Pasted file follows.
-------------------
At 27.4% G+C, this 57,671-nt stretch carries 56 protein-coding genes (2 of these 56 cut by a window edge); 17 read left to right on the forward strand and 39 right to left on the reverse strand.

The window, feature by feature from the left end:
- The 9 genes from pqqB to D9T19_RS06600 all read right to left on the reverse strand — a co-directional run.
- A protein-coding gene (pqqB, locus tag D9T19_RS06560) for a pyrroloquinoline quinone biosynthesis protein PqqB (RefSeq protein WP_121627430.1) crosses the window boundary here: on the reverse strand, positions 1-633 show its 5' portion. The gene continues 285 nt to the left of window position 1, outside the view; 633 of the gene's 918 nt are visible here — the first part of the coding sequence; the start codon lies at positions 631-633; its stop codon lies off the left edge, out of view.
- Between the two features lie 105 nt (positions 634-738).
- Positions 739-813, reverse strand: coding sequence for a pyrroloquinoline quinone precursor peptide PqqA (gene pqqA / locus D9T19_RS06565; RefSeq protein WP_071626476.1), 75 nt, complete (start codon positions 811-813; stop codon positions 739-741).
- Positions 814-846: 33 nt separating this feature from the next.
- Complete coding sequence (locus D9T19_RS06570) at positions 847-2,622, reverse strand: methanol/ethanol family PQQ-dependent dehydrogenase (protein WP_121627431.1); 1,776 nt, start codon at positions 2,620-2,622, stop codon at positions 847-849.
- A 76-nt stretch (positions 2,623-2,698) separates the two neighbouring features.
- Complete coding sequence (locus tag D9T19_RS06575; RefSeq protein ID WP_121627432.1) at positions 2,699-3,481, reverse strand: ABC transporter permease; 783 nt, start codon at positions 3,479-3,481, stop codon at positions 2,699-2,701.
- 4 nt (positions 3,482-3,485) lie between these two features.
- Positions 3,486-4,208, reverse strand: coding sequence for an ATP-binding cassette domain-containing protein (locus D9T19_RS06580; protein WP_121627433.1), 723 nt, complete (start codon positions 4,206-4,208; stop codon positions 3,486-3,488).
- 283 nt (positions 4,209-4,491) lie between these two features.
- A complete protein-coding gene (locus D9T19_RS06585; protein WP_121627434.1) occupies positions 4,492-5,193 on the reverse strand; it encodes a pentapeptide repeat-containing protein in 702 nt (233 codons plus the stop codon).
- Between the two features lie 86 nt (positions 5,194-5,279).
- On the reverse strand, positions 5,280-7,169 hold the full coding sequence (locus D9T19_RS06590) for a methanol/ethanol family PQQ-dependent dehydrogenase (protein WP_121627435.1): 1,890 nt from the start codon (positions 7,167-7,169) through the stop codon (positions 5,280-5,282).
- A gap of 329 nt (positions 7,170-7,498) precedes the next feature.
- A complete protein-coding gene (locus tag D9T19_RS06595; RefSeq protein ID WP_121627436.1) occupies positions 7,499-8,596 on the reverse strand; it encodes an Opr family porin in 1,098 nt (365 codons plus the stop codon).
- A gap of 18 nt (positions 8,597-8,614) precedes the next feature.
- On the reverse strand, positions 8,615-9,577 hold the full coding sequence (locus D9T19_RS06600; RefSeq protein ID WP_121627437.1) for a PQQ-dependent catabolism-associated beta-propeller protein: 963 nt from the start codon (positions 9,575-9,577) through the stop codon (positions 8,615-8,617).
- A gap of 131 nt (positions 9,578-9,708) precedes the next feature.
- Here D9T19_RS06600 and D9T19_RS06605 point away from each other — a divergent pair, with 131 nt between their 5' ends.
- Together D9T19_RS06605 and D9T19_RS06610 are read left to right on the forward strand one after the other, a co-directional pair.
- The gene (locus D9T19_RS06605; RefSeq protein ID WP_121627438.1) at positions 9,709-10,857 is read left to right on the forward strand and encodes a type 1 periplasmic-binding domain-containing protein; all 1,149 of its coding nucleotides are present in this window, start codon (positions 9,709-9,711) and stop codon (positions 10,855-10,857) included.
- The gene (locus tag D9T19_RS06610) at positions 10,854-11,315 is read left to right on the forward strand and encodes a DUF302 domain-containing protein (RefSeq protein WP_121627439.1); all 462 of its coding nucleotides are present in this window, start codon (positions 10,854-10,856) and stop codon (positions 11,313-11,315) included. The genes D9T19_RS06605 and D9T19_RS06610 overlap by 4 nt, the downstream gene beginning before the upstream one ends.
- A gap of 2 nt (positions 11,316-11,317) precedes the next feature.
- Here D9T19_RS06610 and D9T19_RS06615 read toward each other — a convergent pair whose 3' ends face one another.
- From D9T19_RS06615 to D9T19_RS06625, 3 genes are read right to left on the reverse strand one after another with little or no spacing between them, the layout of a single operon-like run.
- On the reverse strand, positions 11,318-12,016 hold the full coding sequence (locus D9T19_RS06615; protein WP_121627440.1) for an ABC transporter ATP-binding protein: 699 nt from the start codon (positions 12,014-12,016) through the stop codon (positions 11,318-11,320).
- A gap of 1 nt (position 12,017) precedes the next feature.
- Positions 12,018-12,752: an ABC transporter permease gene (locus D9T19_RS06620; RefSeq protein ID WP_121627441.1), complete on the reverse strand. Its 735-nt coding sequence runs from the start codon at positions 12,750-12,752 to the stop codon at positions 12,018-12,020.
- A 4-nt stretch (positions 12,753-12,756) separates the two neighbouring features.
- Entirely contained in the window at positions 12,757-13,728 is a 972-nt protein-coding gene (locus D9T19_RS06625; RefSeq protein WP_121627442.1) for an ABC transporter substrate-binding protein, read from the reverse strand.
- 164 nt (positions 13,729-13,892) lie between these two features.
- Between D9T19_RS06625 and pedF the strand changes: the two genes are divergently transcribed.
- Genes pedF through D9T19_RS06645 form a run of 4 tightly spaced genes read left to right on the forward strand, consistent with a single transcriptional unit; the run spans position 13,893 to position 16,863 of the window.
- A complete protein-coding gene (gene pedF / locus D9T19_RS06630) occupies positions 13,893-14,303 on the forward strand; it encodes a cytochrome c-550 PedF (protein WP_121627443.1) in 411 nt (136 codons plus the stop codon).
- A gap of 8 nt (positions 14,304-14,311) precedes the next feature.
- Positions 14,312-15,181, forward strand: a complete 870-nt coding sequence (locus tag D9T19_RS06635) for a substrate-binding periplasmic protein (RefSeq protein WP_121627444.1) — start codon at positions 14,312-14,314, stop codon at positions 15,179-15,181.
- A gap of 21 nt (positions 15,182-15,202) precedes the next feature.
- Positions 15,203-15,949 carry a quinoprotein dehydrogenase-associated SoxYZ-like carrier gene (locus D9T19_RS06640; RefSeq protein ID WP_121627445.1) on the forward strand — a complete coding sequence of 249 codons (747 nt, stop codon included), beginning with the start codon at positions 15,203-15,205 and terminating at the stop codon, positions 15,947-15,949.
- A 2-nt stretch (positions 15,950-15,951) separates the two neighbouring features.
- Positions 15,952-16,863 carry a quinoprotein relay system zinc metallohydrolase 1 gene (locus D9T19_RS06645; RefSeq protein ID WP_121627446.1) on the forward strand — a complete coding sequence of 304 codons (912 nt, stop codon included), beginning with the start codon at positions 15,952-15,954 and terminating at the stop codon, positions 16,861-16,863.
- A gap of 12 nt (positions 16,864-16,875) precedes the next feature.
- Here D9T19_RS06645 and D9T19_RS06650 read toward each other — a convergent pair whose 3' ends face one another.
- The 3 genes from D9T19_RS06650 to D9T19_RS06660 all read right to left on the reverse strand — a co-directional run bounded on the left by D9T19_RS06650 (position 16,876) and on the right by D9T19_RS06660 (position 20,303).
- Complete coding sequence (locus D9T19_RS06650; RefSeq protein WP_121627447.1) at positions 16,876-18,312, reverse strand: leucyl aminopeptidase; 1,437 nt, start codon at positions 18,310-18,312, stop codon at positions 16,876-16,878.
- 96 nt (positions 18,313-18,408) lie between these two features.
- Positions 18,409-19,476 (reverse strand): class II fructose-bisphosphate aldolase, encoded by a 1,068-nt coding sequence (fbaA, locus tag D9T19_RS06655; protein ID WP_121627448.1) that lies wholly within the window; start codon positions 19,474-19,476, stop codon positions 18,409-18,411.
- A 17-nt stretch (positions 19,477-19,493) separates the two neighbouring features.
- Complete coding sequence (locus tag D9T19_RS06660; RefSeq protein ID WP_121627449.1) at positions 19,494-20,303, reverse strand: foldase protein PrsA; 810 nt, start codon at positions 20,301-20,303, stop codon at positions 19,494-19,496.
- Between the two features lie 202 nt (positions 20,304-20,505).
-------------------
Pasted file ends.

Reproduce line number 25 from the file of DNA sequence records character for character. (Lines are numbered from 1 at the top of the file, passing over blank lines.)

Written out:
- The gene (locus tag D9T19_RS06610) at positions 10,854-11,315 is read left to right on the forward strand and encodes a DUF302 domain-containing protein (RefSeq protein WP_121627439.1); all 462 of its coding nucleotides are present in this window, start codon (positions 10,854-10,856) and stop codon (positions 11,313-11,315) included. The genes D9T19_RS06605 and D9T19_RS06610 overlap by 4 nt, the downstream gene beginning before the upstream one ends.